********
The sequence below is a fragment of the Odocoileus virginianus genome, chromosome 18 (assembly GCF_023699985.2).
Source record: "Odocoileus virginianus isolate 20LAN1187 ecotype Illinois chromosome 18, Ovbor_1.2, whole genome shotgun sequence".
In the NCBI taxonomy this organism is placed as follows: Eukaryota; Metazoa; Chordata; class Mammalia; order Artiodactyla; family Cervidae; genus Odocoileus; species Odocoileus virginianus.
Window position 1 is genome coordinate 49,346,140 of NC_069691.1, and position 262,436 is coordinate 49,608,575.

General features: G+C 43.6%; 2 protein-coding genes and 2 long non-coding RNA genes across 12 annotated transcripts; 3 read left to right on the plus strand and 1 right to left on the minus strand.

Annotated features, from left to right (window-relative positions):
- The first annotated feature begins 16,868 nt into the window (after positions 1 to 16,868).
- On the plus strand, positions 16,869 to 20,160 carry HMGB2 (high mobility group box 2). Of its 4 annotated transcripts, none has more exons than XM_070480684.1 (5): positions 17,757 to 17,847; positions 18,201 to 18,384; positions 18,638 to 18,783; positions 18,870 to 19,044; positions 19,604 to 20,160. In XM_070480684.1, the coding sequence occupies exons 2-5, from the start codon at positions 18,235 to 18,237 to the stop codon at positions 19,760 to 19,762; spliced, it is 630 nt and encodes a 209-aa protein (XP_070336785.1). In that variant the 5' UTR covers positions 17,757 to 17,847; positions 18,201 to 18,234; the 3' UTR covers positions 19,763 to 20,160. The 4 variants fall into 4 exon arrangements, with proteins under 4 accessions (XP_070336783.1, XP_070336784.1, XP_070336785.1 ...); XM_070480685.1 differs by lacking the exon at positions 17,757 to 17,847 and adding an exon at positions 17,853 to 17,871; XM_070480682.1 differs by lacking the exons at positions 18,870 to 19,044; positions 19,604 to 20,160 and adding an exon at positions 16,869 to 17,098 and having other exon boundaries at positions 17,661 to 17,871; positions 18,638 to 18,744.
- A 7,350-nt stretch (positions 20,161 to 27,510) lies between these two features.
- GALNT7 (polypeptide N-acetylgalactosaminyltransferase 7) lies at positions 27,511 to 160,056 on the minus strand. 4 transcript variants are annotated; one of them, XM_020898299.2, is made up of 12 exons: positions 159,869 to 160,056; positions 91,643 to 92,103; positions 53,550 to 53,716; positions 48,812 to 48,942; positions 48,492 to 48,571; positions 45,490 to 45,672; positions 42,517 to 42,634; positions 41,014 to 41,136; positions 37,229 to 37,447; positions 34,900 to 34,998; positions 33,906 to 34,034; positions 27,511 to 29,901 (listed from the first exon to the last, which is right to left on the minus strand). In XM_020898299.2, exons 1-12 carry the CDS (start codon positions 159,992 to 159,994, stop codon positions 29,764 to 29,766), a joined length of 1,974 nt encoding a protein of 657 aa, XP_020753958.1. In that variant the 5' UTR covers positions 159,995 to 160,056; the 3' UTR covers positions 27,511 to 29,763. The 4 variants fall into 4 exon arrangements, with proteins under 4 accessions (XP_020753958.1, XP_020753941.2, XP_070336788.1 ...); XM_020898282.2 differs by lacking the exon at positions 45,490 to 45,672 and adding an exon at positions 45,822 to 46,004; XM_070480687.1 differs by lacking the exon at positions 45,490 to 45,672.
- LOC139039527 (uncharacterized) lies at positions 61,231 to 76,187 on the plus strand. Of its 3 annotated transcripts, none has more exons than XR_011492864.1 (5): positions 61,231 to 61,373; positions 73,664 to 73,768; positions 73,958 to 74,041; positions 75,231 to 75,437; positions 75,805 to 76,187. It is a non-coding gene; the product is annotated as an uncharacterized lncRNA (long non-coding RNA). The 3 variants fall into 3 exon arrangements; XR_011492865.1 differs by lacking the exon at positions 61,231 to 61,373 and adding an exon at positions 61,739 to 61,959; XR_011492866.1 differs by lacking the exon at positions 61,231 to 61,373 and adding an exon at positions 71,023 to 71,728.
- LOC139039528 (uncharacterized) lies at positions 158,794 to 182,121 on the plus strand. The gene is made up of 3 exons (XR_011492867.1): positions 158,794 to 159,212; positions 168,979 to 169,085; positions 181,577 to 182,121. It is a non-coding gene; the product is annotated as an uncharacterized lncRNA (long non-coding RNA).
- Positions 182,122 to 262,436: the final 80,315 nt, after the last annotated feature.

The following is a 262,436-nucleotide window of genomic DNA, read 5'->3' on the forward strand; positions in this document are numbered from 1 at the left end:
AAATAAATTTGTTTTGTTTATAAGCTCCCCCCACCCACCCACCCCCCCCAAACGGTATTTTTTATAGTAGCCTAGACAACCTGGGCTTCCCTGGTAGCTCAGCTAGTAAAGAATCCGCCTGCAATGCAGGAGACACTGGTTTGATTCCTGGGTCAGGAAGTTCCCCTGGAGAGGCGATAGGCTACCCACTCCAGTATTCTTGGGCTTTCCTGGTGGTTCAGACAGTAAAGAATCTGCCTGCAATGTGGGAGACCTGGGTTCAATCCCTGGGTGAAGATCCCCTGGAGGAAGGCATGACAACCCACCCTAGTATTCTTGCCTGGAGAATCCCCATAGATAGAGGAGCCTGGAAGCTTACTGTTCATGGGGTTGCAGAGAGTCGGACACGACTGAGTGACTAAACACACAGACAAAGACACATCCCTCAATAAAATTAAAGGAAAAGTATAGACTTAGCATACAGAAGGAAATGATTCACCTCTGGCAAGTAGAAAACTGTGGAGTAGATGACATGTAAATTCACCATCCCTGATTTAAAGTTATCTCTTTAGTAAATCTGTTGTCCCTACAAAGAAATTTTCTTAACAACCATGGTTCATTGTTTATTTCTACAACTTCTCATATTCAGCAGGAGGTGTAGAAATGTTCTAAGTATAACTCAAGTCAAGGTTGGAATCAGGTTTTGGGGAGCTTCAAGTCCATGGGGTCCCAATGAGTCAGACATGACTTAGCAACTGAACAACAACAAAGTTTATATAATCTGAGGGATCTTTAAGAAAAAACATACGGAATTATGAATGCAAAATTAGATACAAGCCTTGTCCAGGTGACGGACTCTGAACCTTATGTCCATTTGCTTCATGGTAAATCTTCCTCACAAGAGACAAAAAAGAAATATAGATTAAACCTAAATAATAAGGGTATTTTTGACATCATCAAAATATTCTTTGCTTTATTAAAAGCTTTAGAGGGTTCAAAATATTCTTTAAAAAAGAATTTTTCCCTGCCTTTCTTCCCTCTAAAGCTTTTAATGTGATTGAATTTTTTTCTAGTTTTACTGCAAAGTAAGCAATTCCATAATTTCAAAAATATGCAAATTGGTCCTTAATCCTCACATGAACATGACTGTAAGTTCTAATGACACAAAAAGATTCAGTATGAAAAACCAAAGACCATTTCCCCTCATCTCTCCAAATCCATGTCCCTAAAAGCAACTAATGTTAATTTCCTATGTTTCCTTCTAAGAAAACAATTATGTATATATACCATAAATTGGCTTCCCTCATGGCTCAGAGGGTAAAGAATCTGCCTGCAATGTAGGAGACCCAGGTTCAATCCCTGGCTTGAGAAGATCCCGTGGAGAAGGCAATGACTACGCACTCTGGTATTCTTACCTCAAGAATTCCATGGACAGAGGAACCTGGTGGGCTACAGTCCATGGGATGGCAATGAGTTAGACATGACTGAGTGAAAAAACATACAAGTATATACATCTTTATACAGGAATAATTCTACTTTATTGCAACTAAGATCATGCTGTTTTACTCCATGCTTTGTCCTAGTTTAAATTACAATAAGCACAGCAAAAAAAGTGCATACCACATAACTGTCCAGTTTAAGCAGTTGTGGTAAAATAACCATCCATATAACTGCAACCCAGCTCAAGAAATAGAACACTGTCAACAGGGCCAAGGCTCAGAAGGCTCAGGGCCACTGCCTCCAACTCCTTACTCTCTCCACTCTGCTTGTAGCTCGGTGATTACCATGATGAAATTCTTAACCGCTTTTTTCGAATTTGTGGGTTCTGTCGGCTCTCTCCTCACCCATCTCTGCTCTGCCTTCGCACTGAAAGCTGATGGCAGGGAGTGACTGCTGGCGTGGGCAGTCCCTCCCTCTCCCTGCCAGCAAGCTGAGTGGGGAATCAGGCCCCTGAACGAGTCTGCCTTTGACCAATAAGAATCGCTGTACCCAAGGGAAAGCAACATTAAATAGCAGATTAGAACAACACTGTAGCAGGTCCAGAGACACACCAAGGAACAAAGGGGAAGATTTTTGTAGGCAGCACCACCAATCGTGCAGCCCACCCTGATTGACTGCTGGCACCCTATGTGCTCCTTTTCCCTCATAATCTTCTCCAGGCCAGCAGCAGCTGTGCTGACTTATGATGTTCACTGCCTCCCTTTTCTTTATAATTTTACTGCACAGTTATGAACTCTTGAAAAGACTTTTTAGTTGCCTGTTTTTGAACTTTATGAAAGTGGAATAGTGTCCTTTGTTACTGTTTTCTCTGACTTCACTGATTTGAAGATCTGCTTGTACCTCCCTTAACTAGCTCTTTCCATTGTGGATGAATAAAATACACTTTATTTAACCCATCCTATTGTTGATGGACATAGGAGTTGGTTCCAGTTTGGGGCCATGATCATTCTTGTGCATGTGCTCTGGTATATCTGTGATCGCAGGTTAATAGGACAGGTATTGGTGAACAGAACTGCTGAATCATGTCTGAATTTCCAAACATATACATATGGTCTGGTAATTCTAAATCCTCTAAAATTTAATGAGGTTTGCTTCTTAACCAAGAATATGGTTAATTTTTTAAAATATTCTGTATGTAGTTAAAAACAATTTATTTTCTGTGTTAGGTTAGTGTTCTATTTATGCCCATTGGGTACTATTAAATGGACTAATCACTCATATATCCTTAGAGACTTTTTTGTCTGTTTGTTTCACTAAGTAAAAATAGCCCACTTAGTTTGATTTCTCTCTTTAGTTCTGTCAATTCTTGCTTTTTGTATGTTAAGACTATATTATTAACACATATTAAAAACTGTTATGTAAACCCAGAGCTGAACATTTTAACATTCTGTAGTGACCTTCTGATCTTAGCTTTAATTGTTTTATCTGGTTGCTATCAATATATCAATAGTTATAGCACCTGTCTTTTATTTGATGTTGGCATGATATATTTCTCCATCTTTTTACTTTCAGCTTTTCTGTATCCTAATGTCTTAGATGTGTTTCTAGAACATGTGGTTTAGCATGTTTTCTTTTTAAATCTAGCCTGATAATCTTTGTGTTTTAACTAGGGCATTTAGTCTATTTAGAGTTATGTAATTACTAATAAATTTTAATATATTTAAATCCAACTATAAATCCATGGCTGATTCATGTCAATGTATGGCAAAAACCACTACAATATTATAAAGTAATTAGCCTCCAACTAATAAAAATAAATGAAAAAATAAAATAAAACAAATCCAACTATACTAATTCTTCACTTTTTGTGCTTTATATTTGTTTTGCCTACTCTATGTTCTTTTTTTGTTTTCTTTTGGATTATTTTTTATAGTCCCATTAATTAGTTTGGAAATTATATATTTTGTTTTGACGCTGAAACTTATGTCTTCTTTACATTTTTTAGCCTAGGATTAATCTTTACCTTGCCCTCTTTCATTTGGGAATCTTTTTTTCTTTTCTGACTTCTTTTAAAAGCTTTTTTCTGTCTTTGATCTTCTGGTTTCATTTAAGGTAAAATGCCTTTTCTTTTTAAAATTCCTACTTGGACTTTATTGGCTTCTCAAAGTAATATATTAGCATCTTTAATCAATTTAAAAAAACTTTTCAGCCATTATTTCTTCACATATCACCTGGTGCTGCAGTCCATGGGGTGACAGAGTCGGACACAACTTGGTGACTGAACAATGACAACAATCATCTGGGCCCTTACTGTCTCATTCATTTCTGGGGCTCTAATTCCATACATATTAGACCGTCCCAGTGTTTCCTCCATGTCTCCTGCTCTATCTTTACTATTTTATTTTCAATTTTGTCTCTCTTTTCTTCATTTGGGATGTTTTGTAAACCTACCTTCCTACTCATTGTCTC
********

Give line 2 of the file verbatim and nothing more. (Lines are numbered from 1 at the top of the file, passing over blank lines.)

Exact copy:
Source record: "Odocoileus virginianus isolate 20LAN1187 ecotype Illinois chromosome 18, Ovbor_1.2, whole genome shotgun sequence".